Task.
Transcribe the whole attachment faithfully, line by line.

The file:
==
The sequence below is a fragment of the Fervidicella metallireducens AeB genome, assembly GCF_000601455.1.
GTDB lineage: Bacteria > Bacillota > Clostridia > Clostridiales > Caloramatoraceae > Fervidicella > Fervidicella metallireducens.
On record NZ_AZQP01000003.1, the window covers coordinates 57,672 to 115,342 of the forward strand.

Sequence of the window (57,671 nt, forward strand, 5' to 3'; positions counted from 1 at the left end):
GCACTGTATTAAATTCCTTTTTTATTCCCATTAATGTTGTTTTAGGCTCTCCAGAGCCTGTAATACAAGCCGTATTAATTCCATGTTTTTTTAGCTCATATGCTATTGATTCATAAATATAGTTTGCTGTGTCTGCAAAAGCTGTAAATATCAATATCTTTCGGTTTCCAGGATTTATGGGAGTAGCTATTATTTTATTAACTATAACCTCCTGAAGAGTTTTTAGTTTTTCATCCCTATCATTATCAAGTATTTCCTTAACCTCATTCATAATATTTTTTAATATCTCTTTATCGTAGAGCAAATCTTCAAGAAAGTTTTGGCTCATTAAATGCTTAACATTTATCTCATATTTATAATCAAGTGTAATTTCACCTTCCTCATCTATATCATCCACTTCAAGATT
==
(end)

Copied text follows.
The sequence below is a fragment of the Fervidicella metallireducens AeB genome, assembly GCF_000601455.1.
GTDB lineage: Bacteria > Bacillota > Clostridia > Clostridiales > Caloramatoraceae > Fervidicella > Fervidicella metallireducens.
On record NZ_AZQP01000003.1, the window covers coordinates 57,672 to 115,342 of the forward strand.

Sequence of the window (57,671 nt, forward strand, 5' to 3'; positions counted from 1 at the left end):
GCACTGTATTAAATTCCTTTTTTATTCCCATTAATGTTGTTTTAGGCTCTCCAGAGCCTGTAATACAAGCCGTATTAATTCCATGTTTTTTTAGCTCATATGCTATTGATTCATAAATATAGTTTGCTGTGTCTGCAAAAGCTGTAAATATCAATATCTTTCGGTTTCCAGGATTTATGGGAGTAGCTATTATTTTATTAACTATAACCTCCTGAAGAGTTTTTAGTTTTTCATCCCTATCATTATCAAGTATTTCCTTAACCTCATTCATAATATTTTTTAATATCTCTTTATCGTAGAGCAAATCTTCAAGAAAGTTTTGGCTCATTAAATGCTTAACATTTATCTCATATTTATAATCAAGTGTAATTTCACCTTCCTCATCTATATCATCCACTTCAAGATT